Wednesday, May 30, 2007

Williams-Sonoma Posts 21% Fall (WSJ)

By KEVIN KINGSBURY

Williams-Sonoma Inc.'s fiscal first-quarter net income fell 21% and the retailer trimmed its second-quarter earnings forecast due to potential markdowns by competitors to clear growing inventories.

The San Francisco owner of home-products chains such as Pottery Barn reported net income of $18.2 million, or 16 cents a share, for the period ended April 29, compared with $23.1 million, or 20 cents a share, a year earlier. The latest quarter's results included a one-cent impact from adopting new income-tax accounting.

Revenue climbed 2.7% to $816.1 million from $794.3 million, as comparable-store sales dropped 0.8%. The revenue increase would have been 5.2% excluding sales from the since-shuttered Hold Everything chain.

Two months ago, Williams-Sonoma projected net income of 11 cents to 15 cents a share on revenue of $812 million to $830 million. The firm forecasted comparable-store sales excluding the small West Elm and Williams-Sonoma Home chains to be down 1% to 3.5%.

Gross margin fell to 37% from 38.5%, below the company's March forecast of 37.4% to 37.7%, amid increased markdowns at Pottery Barn and Pottery Barn Kids, and increased liquidations at the firm's outlet stores.

Chairman and Chief Executive Howard Lester said that despite the home-furnishing sector's macro-environment continuing to be "very challenging, we aggressively managed the rapid changes in our business and delivered better than expected earnings for the quarter. What we were particularly pleased with during the quarter was the performance of our emerging brands and our progress to date on our strategic initiatives."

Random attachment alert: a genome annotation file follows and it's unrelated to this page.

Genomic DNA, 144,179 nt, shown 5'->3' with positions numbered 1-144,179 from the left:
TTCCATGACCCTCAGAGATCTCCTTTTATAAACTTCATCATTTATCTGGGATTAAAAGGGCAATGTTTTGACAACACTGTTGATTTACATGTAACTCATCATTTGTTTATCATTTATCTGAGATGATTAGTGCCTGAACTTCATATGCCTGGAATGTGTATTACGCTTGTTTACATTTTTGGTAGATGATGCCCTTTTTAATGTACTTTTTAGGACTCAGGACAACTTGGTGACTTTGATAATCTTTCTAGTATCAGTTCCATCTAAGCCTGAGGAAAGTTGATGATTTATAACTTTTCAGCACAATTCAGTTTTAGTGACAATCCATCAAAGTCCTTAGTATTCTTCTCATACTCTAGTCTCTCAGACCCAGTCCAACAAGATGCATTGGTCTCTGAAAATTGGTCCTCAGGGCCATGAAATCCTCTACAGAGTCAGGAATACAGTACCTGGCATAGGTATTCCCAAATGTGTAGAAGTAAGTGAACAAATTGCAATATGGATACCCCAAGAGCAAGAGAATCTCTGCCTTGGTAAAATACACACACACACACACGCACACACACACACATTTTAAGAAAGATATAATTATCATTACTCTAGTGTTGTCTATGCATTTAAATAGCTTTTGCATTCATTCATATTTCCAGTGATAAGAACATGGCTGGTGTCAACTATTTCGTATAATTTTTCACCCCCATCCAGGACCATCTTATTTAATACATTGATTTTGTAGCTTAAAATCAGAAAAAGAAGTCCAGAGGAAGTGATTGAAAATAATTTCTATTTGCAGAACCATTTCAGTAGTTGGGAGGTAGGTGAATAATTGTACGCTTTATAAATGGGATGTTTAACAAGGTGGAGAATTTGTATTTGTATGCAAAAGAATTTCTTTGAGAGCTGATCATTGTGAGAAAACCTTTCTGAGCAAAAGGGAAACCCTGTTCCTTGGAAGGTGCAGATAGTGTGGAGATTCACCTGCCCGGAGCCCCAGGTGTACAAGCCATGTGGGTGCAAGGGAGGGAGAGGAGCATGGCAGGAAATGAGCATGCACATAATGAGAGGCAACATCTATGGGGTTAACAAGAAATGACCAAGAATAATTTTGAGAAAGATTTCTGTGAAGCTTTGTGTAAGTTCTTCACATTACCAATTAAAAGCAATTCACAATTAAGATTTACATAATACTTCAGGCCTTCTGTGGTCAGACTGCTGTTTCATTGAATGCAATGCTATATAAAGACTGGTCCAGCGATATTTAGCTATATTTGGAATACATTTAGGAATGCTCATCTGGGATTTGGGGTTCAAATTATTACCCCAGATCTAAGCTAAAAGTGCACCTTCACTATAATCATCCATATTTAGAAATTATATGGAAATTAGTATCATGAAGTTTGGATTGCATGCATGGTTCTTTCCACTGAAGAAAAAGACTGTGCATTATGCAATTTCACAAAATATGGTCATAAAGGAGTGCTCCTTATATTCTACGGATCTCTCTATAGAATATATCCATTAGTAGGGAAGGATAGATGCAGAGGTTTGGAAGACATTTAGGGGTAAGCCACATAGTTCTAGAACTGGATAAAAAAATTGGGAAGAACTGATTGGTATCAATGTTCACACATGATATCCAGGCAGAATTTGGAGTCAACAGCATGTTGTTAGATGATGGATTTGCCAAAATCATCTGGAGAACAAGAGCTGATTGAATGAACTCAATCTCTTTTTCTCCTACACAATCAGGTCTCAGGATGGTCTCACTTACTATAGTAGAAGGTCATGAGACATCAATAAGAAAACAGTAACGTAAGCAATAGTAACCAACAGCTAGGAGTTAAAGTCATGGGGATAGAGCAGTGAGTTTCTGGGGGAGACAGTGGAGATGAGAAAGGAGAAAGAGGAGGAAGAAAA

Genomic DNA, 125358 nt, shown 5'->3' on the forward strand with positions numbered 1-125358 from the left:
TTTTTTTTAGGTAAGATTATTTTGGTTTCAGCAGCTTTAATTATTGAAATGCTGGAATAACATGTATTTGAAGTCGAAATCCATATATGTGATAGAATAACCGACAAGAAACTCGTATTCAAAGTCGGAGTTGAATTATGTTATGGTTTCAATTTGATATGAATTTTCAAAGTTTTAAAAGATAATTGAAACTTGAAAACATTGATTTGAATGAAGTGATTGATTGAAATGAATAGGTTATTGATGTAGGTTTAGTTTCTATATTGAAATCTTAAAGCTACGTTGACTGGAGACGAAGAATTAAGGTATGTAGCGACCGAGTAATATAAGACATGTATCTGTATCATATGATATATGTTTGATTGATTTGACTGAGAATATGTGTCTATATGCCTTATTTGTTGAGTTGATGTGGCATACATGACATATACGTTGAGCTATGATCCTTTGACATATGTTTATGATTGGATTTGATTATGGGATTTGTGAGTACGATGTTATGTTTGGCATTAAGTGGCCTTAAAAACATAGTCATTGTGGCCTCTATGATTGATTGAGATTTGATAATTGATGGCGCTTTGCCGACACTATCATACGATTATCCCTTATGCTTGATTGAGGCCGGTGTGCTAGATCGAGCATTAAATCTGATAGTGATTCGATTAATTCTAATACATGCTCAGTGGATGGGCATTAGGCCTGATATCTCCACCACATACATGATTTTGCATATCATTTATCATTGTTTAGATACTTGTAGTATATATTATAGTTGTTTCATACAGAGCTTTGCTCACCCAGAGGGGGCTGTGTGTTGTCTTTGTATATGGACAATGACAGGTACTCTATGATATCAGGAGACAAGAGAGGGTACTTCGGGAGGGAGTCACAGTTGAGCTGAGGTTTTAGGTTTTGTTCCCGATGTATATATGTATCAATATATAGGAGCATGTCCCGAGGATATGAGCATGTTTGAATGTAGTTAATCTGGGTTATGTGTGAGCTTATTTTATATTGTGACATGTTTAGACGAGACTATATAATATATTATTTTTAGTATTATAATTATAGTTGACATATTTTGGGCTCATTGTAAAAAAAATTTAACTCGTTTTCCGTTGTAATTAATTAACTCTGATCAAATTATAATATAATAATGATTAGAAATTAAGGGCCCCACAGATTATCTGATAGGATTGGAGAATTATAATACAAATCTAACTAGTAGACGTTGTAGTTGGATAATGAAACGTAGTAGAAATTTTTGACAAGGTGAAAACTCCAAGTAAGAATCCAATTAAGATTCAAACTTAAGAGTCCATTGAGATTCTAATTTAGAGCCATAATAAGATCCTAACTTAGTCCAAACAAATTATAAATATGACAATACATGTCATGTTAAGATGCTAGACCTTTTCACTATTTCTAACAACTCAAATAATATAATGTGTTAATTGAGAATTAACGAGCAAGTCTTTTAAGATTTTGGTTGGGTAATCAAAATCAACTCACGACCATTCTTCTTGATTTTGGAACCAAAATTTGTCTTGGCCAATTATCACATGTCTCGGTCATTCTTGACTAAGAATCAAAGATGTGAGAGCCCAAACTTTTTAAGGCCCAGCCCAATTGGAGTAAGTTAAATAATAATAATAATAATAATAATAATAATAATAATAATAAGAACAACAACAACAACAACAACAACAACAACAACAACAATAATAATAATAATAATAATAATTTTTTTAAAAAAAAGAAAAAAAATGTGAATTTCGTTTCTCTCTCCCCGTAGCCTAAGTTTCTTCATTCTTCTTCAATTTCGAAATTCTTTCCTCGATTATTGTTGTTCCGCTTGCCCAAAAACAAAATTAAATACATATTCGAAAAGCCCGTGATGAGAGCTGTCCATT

Pottery Barn, which with Pottery Barn Kids has slightly more stores than the Williams-Sonoma brand, has had a tough time recently due to fewer home sales, which has reduced the number of homeowners making large purchases, and a home-furnishing field crowded with competitors. Revitalizing the brand has been Williams-Sonoma's most-important effort, Mr. Lester said.

He went on to say that executives are "remaining cautious in our guidance -- particularly in the short-term. We continue to see higher inventory levels among our competition, and are concerned about the ongoing pressure of industry-wide markdowns and rising raw material costs." Both could cut profit margins.

As such, the company lowered its earnings second-quarter forecast by two cents a share to 14 cents to 18 cents. But Williams-Sonoma reiterated its fiscal-year target of $1.76 to $1.84 a share due to the first-quarter results. The firm also backed its second-quarter revenue forecast of $855 million to $873 million and still sees comparable-store sales being flat to down 2%. Williams-Sonoma cut its gross margin forecast to 36.2% to 36.5% from 36.9% to 37.2%.

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